In soybeans, PPO herbicides that are being applied at planting are Reflex and Valor. Additionally, there are a lot of premix products available for at-planting residual weed control in soybean that contain a PPO herbicide. Some that come to mind are Authority XL, Authority MTZ, Prefix, Fierce, Verdict, Envive, and Broadaxe.

I routinely talk about the need for using multiple effective modes of action against pigweed or any other resistant-prone weed as a means of protecting herbicides against resistance. Many premixes are touted as an excellent tool for resistance management because multiple modes of actions are comprised within the premix.

Unfortunately, many of these are recommended at rates that fall far short of the use rate recommended for each active ingredient alone. There are likely three reasons for recommending a lower rate when applying two products together.

First, if Palmer pigweed is one of the weeds we are targeting with the premix and both of the components alone are effective on pigweed, an application can still achieve effective control by reducing the rate of each of the components.

Herein lies a problem. Now we have a reduced rate of each component and there is a wealth of recent research showing that reduced rates of herbicides contribute to resistance.

Second, reducing the rate of the combination is one means of allowing a company to remain competitive while offering “multiple” herbicides in a premix.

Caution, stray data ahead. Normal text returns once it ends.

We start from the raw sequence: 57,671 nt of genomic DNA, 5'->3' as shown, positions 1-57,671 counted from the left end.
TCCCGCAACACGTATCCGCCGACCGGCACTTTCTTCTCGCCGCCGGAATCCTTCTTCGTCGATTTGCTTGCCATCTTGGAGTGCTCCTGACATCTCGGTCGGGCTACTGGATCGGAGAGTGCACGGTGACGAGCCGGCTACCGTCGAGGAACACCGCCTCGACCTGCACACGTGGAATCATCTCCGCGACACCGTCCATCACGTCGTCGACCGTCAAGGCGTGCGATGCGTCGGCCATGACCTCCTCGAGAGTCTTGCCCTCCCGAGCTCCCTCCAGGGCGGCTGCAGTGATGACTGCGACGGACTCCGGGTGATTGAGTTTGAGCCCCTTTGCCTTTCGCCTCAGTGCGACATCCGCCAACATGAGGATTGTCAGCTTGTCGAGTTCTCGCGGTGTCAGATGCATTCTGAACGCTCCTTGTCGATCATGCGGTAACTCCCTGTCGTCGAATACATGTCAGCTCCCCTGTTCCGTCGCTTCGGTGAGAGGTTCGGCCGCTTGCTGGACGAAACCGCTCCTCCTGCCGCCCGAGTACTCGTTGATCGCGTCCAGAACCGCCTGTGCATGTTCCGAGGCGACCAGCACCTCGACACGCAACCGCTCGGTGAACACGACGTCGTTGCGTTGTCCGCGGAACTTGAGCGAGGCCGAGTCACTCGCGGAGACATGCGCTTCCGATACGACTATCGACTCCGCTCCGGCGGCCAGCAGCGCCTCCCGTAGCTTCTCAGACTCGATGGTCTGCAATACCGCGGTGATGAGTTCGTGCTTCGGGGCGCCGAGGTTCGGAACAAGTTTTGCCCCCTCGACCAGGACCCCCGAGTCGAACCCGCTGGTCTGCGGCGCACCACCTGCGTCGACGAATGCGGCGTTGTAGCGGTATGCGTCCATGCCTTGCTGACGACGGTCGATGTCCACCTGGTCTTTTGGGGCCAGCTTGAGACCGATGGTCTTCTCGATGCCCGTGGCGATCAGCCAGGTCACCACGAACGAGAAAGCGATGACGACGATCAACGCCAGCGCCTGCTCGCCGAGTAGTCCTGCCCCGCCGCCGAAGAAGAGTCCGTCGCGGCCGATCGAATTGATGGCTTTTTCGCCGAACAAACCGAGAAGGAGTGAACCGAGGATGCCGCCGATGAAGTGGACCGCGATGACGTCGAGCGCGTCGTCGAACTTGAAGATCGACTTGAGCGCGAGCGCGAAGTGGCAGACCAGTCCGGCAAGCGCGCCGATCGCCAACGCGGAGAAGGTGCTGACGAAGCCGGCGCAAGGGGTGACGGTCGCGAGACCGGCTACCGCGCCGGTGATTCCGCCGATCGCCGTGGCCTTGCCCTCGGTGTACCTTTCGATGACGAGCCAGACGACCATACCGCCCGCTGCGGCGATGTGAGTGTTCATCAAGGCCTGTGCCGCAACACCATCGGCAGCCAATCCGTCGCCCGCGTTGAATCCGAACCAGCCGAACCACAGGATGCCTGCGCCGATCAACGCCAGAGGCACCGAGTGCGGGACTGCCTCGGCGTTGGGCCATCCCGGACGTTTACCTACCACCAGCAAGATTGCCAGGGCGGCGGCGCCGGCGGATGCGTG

Third, for some herbicides such as metribuzin, it is my belief that use of this herbicide in a premix is often recommended at a low rate to ensure that there are no tolerance issues when applying the product in soybean.

 

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The problem here is that the metribuzin component is lowered to the point that a sensitive soybean variety will not be injured by the metribuzin, but in turn the rate is so low that the metribuzin provides marginal pigweed control. I actually took a look at several products this past summer and when I applied metribuzin alone at the low rate contained within the premix, the result was utter failure on pigweed.

Again, metribuzin is an excellent herbicide that needs to be on more acres of soybean. If you are over 40 years old, you most likely remember metribuzin as Sencor, but today there is no Sencor available for use in soybean – it is only registered for use in turf. Today, straight-run metribuzin is sold for use in soybeans by Mana, Loveland, and UPI under the trade names of Tricor and Metribuzin.

Next time you plant soybeans, consider applying a full rate of metribuzin in areas where pigweed has been a major problem and don’t forget to plant a tolerant soybean variety. I think you will be impressed with the level of pigweed control.

 

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